Working with development ethnographers at the University of Agder and social scientists at York University, we strive to develop tools and methodologies that capture the rich details of qualitative data while harnessing the power of computer simulations.
THE RISE AND FALL OF HUMANITARIAN CITIZEN INITIATIVES: A SIMULATION-BASED APPROACH
Erika Frydenlund, Jose J. Padilla, Hanne Haaland, Hege Wallevik (2020)
Abstract. Citizen Initiatives for Global Solidarity (CIGS) are small, ad hoc, volunteer organizations that arise in certain humanitarian and development contexts. They operate outside of traditional aid structures and may or may not cooperate with traditional government and nongovernmental organizations. Using agent-based modeling, we derive narrative-based, qualitative scenarios from simulation data to extend the theoretical discussions of CIGS as a phenomenon. The scenarios allow further discussion of the role that CIGS may play as development and humanitarian response actors outside of the traditional context-specific descriptions of CIGS that permeate the development literature. We find that scenarios generated from the simulation data align somewhat with the qualitative researchers’ field observations, specifically in describing conditions under which some times of CIGS thrived while others failed. The points of departure from the model scenarios generated a dialogue that promises to further the theoretical and conceptual development of a generalizable framework for understanding CIGS as a phenomenon, which has been lacking in the field where most insights have been generated from country-specific, small sample case studies.
THE ROLE OF ELITES IN THE DIFFUSION OF SOCIAL NORMS OF HUMANITARIANISM
Khadijeh Salimi, Erika Frydenlund, Jose J. Padilla, Hanne Haaland, Hege Wallevik (2019)
Abstract. Certain social norms evolve without punishment as conventions that do not adversely affect society. In this paper, we depart from the notion that humanitarianism is one such social norm, where peer pressure may be the only type of punishment that encourages individuals to conform. Using an agent-based modeling approach, we examine the role that networked elites have in diffusing a non-punishment-enforced norm through an artificial society. The model considers norm advocates who promote a norm of humanitarianism,
elites who have wide networks to spread the new norm, and general individuals who evaluate the norm pushed from elites and adopted by their peers. The study finds that, regardless of starting parameter values, the population converges into two groups: norm adopters and those who oppose the norm.
MODEL CO-CREATION FROM A MODELER'S PERSPECTIVE: LESSONS LEARNED FROM THE COLLABORATION BETWEEN ETHNOGRAPHERS AND MODELERS
Jose J. Padilla, Erika Frydenlund, Hege Wallewik, and Hanne Haaland (2018)
Abstract. This paper reports on the authors’ ongoing collaboration on model co-creation, a process that involves not only the reconciliation of methodologies (qualitative vs. quantitative), but also of epistemologies (empirical vs empiri-cal/rationalist) and ontologies (observable referent vs. abstracted referent). The co-creation process has taken place over several months, from early 2017, both in person, teleconferencing and via email. The result was an ethnographic model of the refugee situation in Lesbos, Greece. The qualifier “ethnographic” means that the simulation’s purpose was to capture the problem situation described by ethnographers in a manner that resembles their observations, not to answer a re-search question. Ethnographers used the modeling process – mostly elicitation and variable identification - to think about questions they had not considered in the field. Further, the used the prototype model to further narrow their desired modeling scope and ask new questions. Lastly, notes captured by the ethnog-raphers in the field highlight the challenges of the modeling situation.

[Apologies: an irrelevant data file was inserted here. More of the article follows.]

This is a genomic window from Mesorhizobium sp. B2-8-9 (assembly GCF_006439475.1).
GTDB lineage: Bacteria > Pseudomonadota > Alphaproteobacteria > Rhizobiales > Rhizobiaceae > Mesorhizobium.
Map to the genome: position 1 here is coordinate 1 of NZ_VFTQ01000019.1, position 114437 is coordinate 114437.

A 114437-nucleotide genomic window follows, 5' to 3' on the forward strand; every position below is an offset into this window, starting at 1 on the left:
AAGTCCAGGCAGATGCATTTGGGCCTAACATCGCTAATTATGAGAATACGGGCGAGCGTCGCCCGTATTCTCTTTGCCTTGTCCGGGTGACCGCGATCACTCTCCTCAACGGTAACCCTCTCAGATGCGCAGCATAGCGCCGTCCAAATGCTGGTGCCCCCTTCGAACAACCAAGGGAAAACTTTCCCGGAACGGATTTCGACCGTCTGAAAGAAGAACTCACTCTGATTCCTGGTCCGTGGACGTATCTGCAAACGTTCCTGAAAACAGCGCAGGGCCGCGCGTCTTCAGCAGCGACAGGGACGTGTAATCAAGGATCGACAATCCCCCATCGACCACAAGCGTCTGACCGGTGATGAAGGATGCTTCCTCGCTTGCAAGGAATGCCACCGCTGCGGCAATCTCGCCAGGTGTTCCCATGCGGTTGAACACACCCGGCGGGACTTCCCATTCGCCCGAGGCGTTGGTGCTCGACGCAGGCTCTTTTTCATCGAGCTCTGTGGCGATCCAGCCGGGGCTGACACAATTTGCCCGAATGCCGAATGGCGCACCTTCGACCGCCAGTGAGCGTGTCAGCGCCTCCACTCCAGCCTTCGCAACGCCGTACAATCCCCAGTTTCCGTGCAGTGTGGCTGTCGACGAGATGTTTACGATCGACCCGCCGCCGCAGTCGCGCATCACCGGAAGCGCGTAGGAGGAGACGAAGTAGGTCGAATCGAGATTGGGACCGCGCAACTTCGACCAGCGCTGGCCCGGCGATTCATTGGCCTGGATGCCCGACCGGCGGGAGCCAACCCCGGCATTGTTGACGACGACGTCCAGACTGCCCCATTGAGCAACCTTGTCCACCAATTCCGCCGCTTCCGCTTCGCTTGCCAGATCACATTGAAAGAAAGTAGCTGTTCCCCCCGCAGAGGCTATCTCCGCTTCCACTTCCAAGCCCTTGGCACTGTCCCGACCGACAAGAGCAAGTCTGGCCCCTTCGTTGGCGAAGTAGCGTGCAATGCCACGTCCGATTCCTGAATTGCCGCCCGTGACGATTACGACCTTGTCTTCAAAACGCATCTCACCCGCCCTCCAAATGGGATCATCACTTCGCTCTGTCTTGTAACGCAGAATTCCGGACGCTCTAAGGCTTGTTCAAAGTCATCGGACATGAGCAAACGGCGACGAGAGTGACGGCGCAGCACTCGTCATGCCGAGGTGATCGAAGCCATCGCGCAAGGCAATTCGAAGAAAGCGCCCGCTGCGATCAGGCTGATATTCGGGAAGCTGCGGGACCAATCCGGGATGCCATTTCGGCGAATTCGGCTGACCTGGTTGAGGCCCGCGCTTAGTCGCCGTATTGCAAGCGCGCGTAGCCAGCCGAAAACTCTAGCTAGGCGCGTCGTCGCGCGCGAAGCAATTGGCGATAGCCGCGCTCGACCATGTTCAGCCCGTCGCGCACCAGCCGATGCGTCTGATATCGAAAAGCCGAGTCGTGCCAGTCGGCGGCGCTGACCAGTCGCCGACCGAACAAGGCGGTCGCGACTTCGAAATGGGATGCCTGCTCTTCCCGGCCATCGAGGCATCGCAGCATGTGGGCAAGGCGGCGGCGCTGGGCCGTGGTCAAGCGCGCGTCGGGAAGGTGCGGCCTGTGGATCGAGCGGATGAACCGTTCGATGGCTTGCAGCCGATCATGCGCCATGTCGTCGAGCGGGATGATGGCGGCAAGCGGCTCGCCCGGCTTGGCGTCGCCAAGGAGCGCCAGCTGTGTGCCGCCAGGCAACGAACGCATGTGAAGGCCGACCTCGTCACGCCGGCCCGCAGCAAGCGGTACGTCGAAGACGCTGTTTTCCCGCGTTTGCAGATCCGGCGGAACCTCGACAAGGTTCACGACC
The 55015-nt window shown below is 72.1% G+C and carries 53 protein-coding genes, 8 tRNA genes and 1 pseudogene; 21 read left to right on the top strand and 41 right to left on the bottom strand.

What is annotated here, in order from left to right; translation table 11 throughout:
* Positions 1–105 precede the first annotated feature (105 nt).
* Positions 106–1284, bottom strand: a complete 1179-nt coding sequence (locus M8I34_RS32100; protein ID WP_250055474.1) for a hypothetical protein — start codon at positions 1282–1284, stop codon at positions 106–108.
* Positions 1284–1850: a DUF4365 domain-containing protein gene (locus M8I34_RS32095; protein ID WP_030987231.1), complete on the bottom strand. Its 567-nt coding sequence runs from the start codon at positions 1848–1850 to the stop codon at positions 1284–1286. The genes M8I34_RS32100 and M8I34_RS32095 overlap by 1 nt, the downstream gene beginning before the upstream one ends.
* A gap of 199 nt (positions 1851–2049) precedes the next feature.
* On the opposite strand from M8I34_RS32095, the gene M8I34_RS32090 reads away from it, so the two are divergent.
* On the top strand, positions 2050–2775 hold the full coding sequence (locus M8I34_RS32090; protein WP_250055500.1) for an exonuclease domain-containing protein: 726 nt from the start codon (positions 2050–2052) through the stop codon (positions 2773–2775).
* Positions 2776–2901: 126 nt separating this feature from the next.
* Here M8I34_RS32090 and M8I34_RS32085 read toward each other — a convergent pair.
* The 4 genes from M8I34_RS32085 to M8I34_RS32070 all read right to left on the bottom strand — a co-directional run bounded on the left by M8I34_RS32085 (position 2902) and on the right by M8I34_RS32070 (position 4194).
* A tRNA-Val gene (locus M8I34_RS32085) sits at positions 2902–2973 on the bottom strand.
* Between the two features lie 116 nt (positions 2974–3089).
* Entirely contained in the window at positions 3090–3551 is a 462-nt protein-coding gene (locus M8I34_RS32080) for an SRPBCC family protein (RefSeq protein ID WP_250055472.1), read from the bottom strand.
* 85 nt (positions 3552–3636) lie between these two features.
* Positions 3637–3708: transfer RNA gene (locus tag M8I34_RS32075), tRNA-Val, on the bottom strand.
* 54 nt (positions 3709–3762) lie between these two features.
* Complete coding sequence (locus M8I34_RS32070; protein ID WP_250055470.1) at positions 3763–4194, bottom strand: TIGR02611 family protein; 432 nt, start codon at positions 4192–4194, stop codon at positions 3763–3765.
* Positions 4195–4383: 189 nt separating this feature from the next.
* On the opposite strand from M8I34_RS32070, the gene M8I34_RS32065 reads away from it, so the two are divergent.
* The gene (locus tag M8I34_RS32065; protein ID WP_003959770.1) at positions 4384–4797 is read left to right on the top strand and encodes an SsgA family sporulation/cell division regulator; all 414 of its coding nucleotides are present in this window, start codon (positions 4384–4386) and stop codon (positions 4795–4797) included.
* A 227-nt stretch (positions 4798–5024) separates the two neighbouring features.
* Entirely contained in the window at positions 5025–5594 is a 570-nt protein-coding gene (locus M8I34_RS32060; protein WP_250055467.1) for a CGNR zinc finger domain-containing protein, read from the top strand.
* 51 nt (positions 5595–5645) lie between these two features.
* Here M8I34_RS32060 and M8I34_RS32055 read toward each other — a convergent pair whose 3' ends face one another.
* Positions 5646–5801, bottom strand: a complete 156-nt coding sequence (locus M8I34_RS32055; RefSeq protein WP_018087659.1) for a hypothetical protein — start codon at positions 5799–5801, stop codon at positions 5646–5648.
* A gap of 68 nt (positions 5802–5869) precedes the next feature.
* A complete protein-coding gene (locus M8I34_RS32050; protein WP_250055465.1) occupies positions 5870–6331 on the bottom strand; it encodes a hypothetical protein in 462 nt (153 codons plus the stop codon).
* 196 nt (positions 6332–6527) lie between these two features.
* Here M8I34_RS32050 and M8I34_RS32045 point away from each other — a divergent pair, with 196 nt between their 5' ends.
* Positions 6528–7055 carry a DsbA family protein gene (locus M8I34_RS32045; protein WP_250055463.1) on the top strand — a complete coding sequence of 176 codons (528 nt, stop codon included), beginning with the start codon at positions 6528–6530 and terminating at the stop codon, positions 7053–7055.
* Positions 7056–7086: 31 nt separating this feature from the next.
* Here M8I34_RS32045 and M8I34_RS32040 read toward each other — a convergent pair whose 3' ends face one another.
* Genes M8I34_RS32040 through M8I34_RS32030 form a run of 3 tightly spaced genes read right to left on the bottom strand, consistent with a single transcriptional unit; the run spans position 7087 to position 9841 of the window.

HOW DOES HUMANITARIANISM SPREAD? MODELING THE ORIGINS
OF CITIZEN INITIATIVES THROUGH NORM DIFFUSION
Khadijeh Salimi, Erika Frydenlund, Jose J. Padilla, Hanne Haaland, Hege Wallevik (2018)
Abstract. This paper describes a prototype agent-based model used to explain why and how a norm of humanitarianism diffuses through a population. The model is constructed on norm diffusion theories as a foundation for developing explaining the emergence of Citizen Initiatives in a humanitarian and development context. We assume that in the model, some agents are already norm adopters (advocates), some have a humanitarian potential that can be activated with persuasion, while others will never adopt the norm of humanitarianism under any condition. In this model, we try to determine whether parameters such as agents’ values, thresholds for accepting alternative values, values degradation, and peer-pressure affect agents’ decision to become humanitarian activists.
METOCHI MODELING WORKSHOP
Intensive workshop and data collection effort in Lesvos, Greece
UNIVERSITY OF AGDER MODELING WORKSHOP
Designing ethnographic models in Kristiansand, Norway
IASFM CONFERENCE PANEL
Citizen Initiatives for Global Solidarity presented in Thessaloniki, Greece
ARNOVA CONFERENCE PANEL
Civic engagement in international aid – the role of Citizen Initiatives for Global Solidarity, held in Austin, TX, USA
LESVOS MODELING WORKSHOP
Designing ethnographic models in Lesvos, Greece
EURO HOPE 2019 CONFERENCE PAPER
Model Co-Creation: lessons learned from researching the refugee situation in Lesvos presented in The Hague, Netherlands
SBP-BRIMS CONFERENCE PAPER
The Rise and Fall of Humanitarian Citizen Initiatives: A Simulation-Based Approach presented virtually.